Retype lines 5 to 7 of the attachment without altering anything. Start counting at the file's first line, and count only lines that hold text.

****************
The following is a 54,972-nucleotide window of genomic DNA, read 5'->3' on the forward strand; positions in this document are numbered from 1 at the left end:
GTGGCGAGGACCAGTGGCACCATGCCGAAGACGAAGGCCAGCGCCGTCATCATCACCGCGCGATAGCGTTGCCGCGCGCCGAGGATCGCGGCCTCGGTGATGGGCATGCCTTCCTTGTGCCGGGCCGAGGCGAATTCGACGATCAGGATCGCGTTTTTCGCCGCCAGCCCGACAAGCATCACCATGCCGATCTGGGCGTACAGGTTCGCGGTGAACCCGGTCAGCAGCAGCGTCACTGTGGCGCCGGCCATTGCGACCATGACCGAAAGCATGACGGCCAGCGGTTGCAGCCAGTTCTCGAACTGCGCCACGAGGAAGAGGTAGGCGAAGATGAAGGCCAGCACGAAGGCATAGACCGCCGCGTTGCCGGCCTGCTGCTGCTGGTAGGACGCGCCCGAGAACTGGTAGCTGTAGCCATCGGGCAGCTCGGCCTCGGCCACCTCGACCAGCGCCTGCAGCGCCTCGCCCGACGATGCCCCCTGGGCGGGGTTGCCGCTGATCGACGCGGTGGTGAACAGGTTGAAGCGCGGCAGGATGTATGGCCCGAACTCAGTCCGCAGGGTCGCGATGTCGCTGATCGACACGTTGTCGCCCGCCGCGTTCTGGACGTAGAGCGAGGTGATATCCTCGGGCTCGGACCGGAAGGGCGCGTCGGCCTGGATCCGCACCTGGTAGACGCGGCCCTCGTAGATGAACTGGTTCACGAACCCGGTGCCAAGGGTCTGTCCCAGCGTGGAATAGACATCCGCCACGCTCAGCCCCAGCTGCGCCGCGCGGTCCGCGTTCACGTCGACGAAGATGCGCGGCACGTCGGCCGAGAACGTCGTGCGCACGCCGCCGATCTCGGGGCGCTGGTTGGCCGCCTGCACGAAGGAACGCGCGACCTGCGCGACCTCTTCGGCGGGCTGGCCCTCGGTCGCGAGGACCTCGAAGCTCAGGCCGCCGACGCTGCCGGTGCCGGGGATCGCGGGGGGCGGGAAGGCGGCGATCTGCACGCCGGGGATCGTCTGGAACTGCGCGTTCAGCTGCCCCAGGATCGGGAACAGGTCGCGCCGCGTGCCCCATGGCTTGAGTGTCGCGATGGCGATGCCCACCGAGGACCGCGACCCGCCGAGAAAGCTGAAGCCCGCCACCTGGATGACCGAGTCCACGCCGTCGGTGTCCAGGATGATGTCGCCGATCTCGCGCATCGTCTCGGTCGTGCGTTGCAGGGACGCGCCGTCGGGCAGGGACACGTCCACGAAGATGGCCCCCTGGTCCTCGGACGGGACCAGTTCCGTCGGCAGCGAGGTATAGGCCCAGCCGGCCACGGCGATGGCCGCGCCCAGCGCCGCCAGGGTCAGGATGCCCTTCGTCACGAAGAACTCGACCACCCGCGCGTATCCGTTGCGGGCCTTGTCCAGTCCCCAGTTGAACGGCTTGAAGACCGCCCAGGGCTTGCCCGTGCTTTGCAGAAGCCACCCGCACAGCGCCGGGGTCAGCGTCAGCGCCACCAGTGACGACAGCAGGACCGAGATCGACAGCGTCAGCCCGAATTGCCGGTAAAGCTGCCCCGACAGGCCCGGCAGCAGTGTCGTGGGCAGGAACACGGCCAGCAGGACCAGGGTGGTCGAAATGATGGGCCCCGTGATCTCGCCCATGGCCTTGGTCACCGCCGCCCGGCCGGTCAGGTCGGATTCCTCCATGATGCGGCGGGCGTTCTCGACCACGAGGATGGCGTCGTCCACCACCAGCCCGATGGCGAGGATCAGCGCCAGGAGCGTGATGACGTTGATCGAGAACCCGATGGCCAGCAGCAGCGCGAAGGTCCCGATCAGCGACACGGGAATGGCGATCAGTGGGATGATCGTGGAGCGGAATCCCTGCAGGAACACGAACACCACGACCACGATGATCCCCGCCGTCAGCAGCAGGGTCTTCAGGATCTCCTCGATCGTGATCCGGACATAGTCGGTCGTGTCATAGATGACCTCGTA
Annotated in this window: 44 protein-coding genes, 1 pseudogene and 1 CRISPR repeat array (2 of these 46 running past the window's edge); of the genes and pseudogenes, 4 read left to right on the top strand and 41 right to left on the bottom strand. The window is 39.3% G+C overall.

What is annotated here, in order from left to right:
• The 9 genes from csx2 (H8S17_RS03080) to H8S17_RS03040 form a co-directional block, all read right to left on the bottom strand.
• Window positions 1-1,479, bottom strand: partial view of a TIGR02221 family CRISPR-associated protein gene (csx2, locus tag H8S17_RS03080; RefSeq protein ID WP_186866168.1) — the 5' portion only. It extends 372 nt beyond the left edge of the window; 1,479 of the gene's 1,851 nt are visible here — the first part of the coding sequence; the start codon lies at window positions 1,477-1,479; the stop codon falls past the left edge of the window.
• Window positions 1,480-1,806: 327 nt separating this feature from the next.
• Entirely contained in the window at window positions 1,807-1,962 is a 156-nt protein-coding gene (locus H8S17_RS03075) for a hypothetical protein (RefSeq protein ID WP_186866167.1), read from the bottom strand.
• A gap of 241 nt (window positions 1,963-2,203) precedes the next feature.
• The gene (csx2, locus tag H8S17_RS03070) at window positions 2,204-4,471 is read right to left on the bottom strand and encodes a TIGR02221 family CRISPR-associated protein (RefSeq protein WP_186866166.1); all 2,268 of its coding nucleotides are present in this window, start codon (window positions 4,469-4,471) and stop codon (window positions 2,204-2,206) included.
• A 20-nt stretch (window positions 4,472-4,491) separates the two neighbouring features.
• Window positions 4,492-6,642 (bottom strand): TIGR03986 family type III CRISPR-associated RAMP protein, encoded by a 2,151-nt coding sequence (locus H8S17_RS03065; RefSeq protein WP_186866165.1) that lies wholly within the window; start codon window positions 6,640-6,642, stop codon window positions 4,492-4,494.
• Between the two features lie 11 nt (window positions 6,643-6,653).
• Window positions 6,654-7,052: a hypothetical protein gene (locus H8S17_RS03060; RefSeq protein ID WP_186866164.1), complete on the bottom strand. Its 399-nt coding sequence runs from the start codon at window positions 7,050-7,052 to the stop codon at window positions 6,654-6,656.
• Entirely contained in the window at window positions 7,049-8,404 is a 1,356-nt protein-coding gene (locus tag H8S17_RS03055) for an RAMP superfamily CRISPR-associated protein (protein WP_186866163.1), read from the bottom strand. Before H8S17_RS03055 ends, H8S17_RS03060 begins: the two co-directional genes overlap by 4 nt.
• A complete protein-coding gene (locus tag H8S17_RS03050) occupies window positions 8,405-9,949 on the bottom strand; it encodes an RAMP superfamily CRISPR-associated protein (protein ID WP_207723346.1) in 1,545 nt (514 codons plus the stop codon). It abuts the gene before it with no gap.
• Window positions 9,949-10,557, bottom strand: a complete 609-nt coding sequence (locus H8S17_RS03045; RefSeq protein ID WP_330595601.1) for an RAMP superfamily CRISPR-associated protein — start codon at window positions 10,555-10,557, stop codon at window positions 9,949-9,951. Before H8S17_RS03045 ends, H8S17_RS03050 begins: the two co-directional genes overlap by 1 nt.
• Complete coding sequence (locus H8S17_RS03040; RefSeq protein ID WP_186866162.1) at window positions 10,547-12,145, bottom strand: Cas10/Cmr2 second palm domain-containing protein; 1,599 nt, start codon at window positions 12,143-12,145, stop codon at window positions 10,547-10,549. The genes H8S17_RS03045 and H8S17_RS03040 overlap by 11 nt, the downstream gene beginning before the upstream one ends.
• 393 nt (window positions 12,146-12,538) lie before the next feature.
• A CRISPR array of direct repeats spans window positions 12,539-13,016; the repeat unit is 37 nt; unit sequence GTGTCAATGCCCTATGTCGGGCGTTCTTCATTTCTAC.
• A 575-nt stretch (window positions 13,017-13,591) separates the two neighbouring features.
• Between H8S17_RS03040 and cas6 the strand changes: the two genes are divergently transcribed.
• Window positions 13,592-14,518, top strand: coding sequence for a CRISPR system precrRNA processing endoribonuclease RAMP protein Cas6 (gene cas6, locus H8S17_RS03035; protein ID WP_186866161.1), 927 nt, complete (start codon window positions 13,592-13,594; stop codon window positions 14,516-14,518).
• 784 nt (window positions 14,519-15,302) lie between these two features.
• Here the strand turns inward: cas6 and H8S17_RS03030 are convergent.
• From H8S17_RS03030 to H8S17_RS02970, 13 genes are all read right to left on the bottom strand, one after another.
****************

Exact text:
• The 9 genes from csx2 (H8S17_RS03080) to H8S17_RS03040 form a co-directional block, all read right to left on the bottom strand.
• Window positions 1-1,479, bottom strand: partial view of a TIGR02221 family CRISPR-associated protein gene (csx2, locus tag H8S17_RS03080; RefSeq protein ID WP_186866168.1) — the 5' portion only. It extends 372 nt beyond the left edge of the window; 1,479 of the gene's 1,851 nt are visible here — the first part of the coding sequence; the start codon lies at window positions 1,477-1,479; the stop codon falls past the left edge of the window.
• Window positions 1,480-1,806: 327 nt separating this feature from the next.